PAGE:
With many shops across Europe closed down for much of the year, tiered government restrictions and nationwide lockdowns in an attempt to slow the spread of COVID, we have all become even more familiar with the various benefits and frustrations of shopping online. Although it has been at the expense of our High Streets, the e-commerce sector has been booming. How will this impact the future as stores open their doors? Will they win back their customers or are most of us now committed to virtual shopping?
In this article, you will discover the answers to:
What are the latest e-commerce trends through to 2021 and beyond?
How are real bricks and mortar retail outlets winning back their customers?
What does it all mean to the consumer?
The impact of COVID-19 on retail sales
Perhaps surprisingly, overall, the COVID-19 pandemic has made little impact on retail sales. In fact, the sales volume across Europe is a little ahead (102.7%) of that for the same period pre-COVID.
European consumers spend about 31% of total household expenditure on retail. Few of us will forget the empty shelves inside and the long queues outside supermarkets during the early days of lockdown. Food retail boomed while other retailers struggled. In the UK, Primark saw monthly sales fall from £650 million to zero though Internet sales for food and many non-food retailers boomed. Tesco doubled home deliveries in a single month. Similar patterns emerged across Europe.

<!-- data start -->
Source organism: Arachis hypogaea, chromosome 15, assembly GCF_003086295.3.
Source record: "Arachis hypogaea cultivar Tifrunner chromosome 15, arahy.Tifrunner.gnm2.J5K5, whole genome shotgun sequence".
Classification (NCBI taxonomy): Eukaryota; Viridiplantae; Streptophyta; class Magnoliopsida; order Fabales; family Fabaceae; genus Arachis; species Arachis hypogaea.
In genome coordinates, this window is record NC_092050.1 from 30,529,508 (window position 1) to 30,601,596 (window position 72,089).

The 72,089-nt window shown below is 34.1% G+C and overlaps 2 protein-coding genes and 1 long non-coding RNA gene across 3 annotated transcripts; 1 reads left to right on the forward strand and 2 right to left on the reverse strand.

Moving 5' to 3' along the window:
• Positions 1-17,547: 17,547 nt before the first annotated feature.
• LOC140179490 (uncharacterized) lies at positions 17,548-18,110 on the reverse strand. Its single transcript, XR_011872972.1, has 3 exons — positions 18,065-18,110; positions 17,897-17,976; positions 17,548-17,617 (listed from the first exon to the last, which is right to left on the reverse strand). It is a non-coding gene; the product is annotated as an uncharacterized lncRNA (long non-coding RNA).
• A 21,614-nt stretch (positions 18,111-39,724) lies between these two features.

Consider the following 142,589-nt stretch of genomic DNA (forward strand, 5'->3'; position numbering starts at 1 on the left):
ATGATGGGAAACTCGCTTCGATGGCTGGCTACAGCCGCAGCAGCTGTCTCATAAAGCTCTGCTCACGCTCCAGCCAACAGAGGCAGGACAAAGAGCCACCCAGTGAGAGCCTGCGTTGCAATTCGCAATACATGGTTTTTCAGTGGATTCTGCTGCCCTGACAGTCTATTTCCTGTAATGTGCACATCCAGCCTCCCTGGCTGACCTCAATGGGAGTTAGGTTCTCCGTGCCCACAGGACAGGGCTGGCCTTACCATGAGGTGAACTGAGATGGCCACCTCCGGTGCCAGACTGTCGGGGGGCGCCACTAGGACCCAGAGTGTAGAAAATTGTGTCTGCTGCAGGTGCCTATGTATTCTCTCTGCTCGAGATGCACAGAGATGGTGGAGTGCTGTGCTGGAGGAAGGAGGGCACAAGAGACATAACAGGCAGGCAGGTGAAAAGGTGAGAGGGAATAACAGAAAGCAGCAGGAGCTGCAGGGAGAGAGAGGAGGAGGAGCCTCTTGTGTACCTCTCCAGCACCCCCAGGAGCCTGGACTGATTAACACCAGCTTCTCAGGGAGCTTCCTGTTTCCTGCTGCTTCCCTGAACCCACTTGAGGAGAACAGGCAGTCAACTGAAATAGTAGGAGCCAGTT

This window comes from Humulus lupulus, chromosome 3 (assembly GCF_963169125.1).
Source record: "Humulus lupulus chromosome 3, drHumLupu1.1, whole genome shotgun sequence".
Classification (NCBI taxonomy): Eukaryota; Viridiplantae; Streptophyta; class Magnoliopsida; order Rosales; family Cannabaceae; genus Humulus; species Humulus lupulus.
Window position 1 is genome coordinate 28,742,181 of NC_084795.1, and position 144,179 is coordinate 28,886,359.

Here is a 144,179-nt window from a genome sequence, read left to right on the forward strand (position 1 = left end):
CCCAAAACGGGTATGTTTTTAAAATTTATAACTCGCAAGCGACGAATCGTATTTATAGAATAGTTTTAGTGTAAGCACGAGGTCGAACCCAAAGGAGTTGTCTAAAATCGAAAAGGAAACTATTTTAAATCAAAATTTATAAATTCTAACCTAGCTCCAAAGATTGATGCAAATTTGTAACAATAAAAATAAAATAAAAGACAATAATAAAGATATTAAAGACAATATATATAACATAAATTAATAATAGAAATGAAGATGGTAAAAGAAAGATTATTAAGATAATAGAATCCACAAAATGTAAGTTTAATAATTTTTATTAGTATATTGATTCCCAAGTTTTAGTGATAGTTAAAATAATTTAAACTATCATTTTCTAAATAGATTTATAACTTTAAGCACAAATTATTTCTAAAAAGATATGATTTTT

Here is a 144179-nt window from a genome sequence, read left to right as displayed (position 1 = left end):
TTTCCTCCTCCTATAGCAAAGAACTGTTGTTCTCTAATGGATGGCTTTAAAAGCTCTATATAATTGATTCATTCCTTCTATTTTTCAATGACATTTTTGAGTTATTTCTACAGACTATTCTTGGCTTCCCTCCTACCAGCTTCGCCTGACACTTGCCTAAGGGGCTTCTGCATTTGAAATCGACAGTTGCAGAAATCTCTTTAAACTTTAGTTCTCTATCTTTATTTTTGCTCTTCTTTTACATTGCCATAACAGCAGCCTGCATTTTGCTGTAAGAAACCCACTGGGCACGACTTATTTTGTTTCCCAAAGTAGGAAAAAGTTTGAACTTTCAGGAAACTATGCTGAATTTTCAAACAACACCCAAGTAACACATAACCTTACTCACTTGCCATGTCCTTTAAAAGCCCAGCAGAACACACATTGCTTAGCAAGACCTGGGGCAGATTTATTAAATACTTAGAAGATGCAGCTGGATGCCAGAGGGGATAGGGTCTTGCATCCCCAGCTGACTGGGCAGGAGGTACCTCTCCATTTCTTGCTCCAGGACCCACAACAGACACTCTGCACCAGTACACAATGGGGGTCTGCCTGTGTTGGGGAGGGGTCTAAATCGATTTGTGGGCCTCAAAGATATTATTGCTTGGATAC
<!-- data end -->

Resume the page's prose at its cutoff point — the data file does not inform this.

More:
Although we now begin to see the rollout of coronavirus vaccines, the crisis is far from over. Store closures are rife as are concomitant job losses. Perhaps we were heading that way anyway as ever more large retailers were failing to see reasonable returns from expensive retail outlets in city centres. Perhaps the pandemic has merely accelerated what some people predict will be “the death of the high street.”
Another nail in the high street’s coffin is the boom in internet sales. Before the epidemic, European internet sales were around 15% of total retail sales, and by July this figure had increased by 30% though it is now declining.
Will the high street recover?